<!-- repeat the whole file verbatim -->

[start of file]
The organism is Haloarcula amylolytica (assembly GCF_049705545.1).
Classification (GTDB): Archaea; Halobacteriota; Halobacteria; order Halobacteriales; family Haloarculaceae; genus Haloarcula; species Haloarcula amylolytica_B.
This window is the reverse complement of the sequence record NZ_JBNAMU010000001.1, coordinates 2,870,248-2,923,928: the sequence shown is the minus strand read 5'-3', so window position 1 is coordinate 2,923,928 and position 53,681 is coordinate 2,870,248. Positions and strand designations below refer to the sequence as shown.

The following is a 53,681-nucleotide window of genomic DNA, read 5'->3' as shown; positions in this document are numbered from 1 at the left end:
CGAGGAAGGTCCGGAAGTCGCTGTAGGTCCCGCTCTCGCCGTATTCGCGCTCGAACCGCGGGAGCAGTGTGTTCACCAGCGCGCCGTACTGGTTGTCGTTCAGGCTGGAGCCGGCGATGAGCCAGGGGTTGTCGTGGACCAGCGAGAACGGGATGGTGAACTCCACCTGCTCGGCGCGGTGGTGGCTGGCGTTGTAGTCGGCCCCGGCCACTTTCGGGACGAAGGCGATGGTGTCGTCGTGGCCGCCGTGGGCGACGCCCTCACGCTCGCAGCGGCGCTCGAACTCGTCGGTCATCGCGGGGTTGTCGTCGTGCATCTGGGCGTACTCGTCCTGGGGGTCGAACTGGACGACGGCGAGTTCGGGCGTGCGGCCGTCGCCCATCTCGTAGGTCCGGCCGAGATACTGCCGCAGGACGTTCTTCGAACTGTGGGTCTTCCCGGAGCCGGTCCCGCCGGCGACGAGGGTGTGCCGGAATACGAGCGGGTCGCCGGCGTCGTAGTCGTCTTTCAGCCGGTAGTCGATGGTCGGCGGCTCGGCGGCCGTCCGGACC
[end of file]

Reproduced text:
The organism is Haloarcula amylolytica (assembly GCF_049705545.1).
Classification (GTDB): Archaea; Halobacteriota; Halobacteria; order Halobacteriales; family Haloarculaceae; genus Haloarcula; species Haloarcula amylolytica_B.
This window is the reverse complement of the sequence record NZ_JBNAMU010000001.1, coordinates 2,870,248-2,923,928: the sequence shown is the minus strand read 5'-3', so window position 1 is coordinate 2,923,928 and position 53,681 is coordinate 2,870,248. Positions and strand designations below refer to the sequence as shown.

The following is a 53,681-nucleotide window of genomic DNA, read 5'->3' as shown; positions in this document are numbered from 1 at the left end:
CGAGGAAGGTCCGGAAGTCGCTGTAGGTCCCGCTCTCGCCGTATTCGCGCTCGAACCGCGGGAGCAGTGTGTTCACCAGCGCGCCGTACTGGTTGTCGTTCAGGCTGGAGCCGGCGATGAGCCAGGGGTTGTCGTGGACCAGCGAGAACGGGATGGTGAACTCCACCTGCTCGGCGCGGTGGTGGCTGGCGTTGTAGTCGGCCCCGGCCACTTTCGGGACGAAGGCGATGGTGTCGTCGTGGCCGCCGTGGGCGACGCCCTCACGCTCGCAGCGGCGCTCGAACTCGTCGGTCATCGCGGGGTTGTCGTCGTGCATCTGGGCGTACTCGTCCTGGGGGTCGAACTGGACGACGGCGAGTTCGGGCGTGCGGCCGTCGCCCATCTCGTAGGTCCGGCCGAGATACTGCCGCAGGACGTTCTTCGAACTGTGGGTCTTCCCGGAGCCGGTCCCGCCGGCGACGAGGGTGTGCCGGAATACGAGCGGGTCGCCGGCGTCGTAGTCGTCTTTCAGCCGGTAGTCGATGGTCGGCGGCTCGGCGGCCGTCCGGACC